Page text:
In the decades since, Southwest has become one of the top U.S. commercial passenger carriers, operating flights to 102 domestic cities, with 11 major bases, including Atlanta, Baltimore/Washington International, Chicago’s Midway Airport, Dallas Love Field, Denver, Fort Lauderdale International Airport, Houston’s Hobby Airport, Las Vegas, Oakland, Orlando, and Phoenix.

The most recent Airline Quality Rating report said this of Southwest:

“An on-time arrival percentage of 79.2 percent in 2018 improved from 78.7 percent in 2017. A customer complaint rate of 0.36 per 100,000 passengers in 2018 improved from 0.47 in 2017. An involuntary denied boarding rate of 0.15 per 10,000 passengers in 2018 improved from 0.53 per 10,000 passengers in 2017.

“A mishandled baggage rate of 2.89 per 1,000 passengers in 2018 was slightly worse than their rate of 2.83 per 1,000 passengers for 2017. Overall, Southwest showed improved performance with an AQR score of -0.62 for 2018 compared to -0.73 in 2018.”

Southwest ranked as the third-best U.S. airline for overall performance, according to the AQR, with a score of -0.62. Delta Airlines was first at -0.36, followed in order by Jet Blue (-0.48), Southwest, Alaska Airlines (-0.63), Hawaiian Airlines (-0.65), United Airlines (-0.72), Spirit Airlines (-1.0), American Airlines (-1.10) and Frontier (-1.53).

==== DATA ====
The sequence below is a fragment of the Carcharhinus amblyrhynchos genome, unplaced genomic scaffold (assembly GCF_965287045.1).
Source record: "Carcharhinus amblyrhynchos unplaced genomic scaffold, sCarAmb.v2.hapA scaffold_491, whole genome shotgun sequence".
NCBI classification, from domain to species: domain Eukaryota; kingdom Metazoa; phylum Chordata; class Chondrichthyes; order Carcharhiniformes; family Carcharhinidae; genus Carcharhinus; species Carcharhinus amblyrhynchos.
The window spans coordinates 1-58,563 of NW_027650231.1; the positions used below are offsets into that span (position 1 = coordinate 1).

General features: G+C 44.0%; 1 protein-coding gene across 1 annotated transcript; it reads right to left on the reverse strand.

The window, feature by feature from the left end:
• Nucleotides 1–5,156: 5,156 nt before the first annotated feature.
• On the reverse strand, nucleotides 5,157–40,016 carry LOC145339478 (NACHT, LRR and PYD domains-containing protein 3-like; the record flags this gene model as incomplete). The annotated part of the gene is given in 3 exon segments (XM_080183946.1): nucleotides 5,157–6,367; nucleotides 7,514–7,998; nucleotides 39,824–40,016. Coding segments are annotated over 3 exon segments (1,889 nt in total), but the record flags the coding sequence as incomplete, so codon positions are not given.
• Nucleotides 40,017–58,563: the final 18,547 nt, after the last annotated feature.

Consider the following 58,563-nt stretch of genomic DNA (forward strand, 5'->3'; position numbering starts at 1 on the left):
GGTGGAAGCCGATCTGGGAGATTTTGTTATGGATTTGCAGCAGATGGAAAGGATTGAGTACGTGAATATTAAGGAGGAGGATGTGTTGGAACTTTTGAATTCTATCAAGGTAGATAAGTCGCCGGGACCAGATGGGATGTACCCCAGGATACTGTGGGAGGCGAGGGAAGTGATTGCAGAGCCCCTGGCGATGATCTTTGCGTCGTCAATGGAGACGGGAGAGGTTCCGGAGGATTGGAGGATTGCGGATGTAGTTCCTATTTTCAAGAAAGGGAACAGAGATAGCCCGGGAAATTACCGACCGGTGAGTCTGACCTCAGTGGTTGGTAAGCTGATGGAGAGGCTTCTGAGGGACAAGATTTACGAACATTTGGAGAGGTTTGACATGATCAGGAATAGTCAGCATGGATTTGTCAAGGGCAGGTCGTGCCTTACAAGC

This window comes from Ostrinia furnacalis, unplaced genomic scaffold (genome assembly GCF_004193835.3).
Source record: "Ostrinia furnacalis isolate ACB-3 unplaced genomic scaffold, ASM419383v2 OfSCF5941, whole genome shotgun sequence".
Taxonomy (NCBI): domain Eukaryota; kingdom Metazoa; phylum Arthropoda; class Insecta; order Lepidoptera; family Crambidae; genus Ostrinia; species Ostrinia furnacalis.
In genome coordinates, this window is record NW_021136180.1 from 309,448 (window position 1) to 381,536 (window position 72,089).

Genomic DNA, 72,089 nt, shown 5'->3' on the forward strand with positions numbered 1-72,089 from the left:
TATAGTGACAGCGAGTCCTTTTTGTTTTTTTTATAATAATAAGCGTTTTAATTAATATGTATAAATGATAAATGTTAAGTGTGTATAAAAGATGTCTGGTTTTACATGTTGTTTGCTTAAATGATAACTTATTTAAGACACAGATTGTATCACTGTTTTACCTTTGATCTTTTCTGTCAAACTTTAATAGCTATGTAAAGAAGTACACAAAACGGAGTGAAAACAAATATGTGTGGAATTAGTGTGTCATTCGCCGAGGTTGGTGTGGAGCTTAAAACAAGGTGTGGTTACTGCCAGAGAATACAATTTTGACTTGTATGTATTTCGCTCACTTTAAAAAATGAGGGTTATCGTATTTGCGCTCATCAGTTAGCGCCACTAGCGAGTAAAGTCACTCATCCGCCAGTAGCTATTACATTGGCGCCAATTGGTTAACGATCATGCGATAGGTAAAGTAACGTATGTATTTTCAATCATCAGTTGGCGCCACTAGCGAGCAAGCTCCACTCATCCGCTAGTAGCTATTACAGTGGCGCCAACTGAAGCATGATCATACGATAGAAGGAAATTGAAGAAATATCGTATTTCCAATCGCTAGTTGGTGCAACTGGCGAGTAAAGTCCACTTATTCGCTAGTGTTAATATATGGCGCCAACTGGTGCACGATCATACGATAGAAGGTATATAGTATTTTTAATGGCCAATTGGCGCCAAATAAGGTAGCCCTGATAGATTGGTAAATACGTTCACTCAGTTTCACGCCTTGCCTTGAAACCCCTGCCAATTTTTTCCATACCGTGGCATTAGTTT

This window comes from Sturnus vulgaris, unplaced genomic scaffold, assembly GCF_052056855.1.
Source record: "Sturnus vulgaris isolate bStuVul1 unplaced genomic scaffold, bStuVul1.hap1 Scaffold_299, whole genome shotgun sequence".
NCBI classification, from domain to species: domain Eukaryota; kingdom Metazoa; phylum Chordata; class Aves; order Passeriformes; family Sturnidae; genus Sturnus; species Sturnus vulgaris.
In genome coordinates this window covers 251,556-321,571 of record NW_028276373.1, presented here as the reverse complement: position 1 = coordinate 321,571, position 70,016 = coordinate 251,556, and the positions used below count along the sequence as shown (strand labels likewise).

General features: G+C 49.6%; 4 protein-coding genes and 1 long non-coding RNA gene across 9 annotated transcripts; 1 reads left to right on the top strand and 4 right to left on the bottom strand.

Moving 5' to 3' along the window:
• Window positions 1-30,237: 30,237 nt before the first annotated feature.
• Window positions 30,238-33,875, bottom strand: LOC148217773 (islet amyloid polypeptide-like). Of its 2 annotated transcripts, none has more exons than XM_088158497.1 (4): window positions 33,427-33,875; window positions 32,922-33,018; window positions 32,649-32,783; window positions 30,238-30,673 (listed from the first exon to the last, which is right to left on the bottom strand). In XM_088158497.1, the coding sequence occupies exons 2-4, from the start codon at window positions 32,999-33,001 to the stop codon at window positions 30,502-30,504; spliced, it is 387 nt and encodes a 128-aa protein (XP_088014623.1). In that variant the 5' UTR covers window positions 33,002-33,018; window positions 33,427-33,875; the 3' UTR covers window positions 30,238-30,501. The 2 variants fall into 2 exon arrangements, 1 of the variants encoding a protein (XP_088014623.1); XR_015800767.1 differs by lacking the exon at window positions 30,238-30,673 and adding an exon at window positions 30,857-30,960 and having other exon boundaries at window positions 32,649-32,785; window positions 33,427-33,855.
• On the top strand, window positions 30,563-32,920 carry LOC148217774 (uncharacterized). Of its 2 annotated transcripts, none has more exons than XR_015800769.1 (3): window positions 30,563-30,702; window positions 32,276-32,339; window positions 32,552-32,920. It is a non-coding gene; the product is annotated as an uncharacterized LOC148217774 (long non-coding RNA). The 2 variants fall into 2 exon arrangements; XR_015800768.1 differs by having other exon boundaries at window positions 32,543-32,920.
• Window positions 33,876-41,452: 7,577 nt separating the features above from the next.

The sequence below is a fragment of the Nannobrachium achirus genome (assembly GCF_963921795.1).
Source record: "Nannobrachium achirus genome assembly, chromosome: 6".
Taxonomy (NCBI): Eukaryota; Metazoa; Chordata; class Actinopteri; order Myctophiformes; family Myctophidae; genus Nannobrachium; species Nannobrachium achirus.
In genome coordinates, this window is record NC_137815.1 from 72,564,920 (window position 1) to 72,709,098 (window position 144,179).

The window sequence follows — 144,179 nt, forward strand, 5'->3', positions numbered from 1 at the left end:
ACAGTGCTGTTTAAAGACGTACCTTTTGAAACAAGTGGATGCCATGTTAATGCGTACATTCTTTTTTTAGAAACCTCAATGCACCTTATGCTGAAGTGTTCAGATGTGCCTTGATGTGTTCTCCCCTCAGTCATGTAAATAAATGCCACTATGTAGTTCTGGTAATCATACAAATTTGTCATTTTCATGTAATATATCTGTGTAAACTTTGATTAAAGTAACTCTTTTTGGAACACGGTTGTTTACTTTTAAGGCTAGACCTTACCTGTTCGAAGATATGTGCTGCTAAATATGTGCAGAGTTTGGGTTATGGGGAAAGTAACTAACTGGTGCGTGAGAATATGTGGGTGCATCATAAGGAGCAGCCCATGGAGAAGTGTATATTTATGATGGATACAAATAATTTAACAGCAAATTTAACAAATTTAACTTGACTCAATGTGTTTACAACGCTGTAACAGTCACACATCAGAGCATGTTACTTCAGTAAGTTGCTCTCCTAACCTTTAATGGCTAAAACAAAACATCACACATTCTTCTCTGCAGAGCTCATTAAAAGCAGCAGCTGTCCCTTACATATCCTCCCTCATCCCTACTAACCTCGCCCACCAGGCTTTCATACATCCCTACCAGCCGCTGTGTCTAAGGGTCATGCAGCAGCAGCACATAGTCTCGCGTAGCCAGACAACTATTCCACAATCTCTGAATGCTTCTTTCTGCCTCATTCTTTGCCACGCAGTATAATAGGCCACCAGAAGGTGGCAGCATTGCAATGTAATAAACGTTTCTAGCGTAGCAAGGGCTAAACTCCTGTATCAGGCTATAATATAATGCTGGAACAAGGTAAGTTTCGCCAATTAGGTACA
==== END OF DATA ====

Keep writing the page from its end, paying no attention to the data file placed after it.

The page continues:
The DOT IG said Southwest voluntarily disclosed to the FAA in 2018 that it was having problems getting accurate weight data to its pilots, and then agreed with the agency on a corrective course of action.

“While FAA required the carrier to investigate discrepancies of 300 pounds or more to determine the root cause, we found that inspectors did not ensure Southwest Airlines fulfilled its requirements or verify that the carrier took the agreed-upon actions. As a result, these discrepancies have continued for nearly 2 years,” the DOT IG report said.

More than 4,000 errors involving weights of 300 pounds or more were found between March 2018 and July 2019, the report said. The monthly number of reported errors dropped during that period from 350 to 150.

Southwest acquired 88 used aircraft from carriers in five foreign countries, including 23 from China, that were subsequently approved for flight operations by FAA representatives.

The used aircraft did not necessarily meet U.S. standards for airworthiness, but Southwest flew them anyway, “including operating more than 150,000 flights on aircraft that were later determined to have deficiencies that had been missed during the certification process—putting as many as 17.2 million passengers at risk,” the report stated.

The FAA process to certify such aircraft as airworthy normally requires several weeks to complete, but the DOT IG said it found the agency’s representatives certified 71 of the 88 aircraft within just one day because they “used the carrier’s summary documentation to complete their review expeditiously to meet the air carrier’s timelines, rather than performing an independent analysis.”

Contact Mark Tapscott at Mark.Tapscott@epochtimes.nyc

Statement from Southwest Airlines added at 10:46 ET on Feb. 13, 2020.